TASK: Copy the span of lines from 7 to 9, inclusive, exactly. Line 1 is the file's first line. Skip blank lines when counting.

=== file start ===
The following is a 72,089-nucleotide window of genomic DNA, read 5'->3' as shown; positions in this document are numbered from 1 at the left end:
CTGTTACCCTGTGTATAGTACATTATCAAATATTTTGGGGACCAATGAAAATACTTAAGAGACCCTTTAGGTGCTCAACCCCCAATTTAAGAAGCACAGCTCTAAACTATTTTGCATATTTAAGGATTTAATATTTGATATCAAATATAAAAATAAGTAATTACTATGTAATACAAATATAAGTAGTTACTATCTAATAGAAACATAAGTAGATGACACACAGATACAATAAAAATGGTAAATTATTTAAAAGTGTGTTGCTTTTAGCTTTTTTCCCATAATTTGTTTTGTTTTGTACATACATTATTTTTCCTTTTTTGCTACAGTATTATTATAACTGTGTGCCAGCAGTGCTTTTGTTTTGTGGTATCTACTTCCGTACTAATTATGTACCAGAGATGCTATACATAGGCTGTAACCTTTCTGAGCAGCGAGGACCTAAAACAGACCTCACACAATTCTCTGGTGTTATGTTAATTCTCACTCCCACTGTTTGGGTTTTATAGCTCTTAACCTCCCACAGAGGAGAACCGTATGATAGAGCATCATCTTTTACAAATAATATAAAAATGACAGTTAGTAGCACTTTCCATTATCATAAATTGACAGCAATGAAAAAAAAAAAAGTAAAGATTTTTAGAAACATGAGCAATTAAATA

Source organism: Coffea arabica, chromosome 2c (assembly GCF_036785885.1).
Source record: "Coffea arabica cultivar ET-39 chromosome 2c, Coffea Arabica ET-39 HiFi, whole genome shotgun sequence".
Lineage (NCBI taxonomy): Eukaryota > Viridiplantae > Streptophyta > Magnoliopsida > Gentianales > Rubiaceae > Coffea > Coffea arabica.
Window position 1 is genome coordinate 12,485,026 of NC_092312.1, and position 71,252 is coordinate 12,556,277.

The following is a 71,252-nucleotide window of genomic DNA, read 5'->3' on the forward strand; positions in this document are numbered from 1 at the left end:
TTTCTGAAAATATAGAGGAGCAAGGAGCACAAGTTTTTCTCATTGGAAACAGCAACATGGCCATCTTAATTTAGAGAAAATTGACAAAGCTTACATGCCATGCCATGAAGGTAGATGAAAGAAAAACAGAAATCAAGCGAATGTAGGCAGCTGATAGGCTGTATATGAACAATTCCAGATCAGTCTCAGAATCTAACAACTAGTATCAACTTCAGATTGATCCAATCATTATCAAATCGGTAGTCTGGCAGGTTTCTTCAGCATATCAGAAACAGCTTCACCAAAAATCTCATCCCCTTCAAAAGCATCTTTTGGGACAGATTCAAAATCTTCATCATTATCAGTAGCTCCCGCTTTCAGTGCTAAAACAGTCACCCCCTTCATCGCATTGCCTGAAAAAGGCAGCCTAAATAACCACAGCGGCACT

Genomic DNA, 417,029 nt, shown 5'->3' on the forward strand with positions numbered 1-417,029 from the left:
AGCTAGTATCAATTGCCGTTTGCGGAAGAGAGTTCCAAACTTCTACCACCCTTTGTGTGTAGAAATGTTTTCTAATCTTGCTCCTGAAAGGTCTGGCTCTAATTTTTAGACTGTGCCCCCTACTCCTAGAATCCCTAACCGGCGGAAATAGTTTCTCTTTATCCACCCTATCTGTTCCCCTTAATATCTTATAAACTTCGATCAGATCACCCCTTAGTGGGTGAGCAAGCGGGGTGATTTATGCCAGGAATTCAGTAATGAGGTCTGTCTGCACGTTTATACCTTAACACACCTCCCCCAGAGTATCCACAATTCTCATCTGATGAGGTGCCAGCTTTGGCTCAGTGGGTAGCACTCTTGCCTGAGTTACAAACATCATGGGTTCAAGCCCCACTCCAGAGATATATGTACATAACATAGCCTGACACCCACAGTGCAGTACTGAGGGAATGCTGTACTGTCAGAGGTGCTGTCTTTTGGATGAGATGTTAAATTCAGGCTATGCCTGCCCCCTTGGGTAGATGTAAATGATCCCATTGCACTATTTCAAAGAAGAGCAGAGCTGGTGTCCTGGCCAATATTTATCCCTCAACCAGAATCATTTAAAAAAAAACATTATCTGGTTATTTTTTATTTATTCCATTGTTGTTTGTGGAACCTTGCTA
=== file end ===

The following is a 71,252-nucleotide window of genomic DNA, read 5'->3' on the forward strand; positions in this document are numbered from 1 at the left end:
TTTCTGAAAATATAGAGGAGCAAGGAGCACAAGTTTTTCTCATTGGAAACAGCAACATGGCCATCTTAATTTAGAGAAAATTGACAAAGCTTACATGCCATGCCATGAAGGTAGATGAAAGAAAAACAGAAATCAAGCGAATGTAGGCAGCTGATAGGCTGTATATGAACAATTCCAGATCAGTCTCAGAATCTAACAACTAGTATCAACTTCAGATTGATCCAATCATTATCAAATCGGTAGTCTGGCAGGTTTCTTCAGCATATCAGAAACAGCTTCACCAAAAATCTCATCCCCTTCAAAAGCATCTTTTGGGACAGATTCAAAATCTTCATCATTATCAGTAGCTCCCGCTTTCAGTGCTAAAACAGTCACCCCCTTCATCGCATTGCCTGAAAAAGGCAGCCTAAATAACCACAGCGGCACT

Genomic DNA, 417,029 nt, shown 5'->3' on the forward strand with positions numbered 1-417,029 from the left: